Beware of Smishing Scams
You’re probably already aware of phishing scams, but have you heard of “smishing?” The word “smishing,” a combination of SMS (an abbreviation for the texting technology known as Short Message Service) and phishing, refers to using text messages on mobile devices to steal personal or financial information.
Smishing texts try to convince the recipient that text is coming from a trusted source. Usually, they will indicate that immediate action is required to secure a benefit or resolve a problem. The ultimate goal of the text is to trick the recipient into revealing personal information, such as credit card numbers or account passwords. Examples of typical smishing text messages are:
- A message that looks it is has come from a bank, cell phone company, online shopping service, or streaming service, which claims that your account has expired or has been locked
- A message that tells you that you’ve won a prize
- A message offering you a break on student loan debt
- A message that looks like an alert from a government agency such as the Social Security Administration or IRS
- A message that appears to be from FedEx, UPS, or the USPS, regarding package delivery
- A text offering Coronavirus treatments, vaccinations, or stimulus funds, or warning that you have been exposed to the virus
Smishing text messages will often ask you to (1) click a link to resolve a problem, access a service, or receive a benefit; or (2) request personal information, such as your Social Security Number, account number, or account password.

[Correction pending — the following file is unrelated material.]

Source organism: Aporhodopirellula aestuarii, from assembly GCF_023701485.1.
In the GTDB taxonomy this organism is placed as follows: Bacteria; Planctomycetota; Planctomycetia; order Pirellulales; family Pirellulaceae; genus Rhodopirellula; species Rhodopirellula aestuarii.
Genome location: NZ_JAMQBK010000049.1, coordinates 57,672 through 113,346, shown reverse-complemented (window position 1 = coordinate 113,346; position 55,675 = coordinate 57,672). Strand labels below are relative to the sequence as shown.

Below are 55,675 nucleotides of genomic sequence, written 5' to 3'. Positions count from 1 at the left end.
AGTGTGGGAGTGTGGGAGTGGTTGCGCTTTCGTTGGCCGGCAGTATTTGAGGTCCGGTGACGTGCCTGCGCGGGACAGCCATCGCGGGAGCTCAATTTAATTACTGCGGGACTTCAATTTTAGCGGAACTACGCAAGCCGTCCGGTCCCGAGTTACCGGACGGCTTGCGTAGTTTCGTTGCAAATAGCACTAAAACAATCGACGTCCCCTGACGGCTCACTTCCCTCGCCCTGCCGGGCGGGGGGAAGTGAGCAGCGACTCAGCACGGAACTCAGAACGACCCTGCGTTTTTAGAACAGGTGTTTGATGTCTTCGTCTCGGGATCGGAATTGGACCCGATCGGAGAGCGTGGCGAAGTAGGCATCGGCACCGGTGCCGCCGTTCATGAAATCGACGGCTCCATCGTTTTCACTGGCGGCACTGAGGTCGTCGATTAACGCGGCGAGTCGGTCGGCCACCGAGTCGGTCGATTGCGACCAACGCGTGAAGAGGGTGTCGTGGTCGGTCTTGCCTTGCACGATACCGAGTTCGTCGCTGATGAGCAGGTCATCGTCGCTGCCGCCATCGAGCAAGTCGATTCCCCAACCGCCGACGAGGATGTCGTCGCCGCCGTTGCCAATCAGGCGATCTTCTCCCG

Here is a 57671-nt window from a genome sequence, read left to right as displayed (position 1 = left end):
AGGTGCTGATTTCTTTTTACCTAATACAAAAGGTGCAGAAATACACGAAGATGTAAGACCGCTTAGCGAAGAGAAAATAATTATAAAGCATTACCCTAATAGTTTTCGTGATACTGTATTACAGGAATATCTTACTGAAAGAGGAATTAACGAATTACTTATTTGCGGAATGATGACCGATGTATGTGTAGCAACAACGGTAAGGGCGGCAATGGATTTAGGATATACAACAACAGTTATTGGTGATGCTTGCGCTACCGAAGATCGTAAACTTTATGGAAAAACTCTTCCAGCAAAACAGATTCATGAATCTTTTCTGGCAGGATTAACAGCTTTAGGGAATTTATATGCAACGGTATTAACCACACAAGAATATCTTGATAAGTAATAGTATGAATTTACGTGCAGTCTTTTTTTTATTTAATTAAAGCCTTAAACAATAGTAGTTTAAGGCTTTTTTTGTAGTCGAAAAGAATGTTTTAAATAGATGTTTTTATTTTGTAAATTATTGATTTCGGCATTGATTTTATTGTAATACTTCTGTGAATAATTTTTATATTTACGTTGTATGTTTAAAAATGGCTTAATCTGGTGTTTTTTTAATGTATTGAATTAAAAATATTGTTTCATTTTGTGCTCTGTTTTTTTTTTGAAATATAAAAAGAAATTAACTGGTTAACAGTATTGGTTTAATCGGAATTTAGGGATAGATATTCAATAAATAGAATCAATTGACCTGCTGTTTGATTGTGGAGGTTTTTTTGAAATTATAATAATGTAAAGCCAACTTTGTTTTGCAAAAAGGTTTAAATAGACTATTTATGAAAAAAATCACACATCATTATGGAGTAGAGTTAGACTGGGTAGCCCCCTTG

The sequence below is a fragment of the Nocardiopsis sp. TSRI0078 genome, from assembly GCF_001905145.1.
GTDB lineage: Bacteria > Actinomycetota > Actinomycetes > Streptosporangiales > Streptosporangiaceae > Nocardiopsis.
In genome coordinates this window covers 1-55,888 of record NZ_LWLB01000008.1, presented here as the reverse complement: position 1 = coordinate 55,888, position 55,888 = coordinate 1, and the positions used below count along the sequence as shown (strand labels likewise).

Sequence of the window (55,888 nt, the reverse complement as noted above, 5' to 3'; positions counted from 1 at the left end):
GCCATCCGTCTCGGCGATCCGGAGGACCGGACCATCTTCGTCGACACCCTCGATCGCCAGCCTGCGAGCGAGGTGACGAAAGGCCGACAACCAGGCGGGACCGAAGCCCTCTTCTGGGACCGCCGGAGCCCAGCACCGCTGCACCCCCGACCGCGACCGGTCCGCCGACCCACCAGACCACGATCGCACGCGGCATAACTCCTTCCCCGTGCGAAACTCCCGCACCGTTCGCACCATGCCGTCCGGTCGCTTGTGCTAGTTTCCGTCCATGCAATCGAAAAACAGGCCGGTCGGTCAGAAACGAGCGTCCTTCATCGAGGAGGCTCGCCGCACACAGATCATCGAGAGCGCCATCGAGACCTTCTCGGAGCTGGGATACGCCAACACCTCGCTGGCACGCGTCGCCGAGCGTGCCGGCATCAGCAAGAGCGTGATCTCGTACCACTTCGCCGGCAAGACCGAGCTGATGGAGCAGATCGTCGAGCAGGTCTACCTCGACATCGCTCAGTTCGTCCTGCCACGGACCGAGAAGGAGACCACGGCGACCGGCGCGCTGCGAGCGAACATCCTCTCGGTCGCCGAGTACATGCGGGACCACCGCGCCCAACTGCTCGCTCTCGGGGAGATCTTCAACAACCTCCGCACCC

If you receive a suspicious text message, do not provide personal or financial data, and do not click on any links in the message. Do not reply to the text message, even if the message tells you to reply with “STOP” to avoid future contact. Remember that even if a text message appears to come from a government agency or a company you do business with, the scammers may have used special technology to make the text appear to come from a trusted source. If you are concerned that there may be a genuine problem with an order, account, or payment referenced in the text, make direct contact with the company or agency that appears to have sent the text. Use a verified telephone number or website address rather than one provided in the text message.
To learn more about smishing or to report a smishing attempt, contact the Federal Trade Commission at consumer.ftc.gov/articles/how-recognize-and-report-spam-text-messages.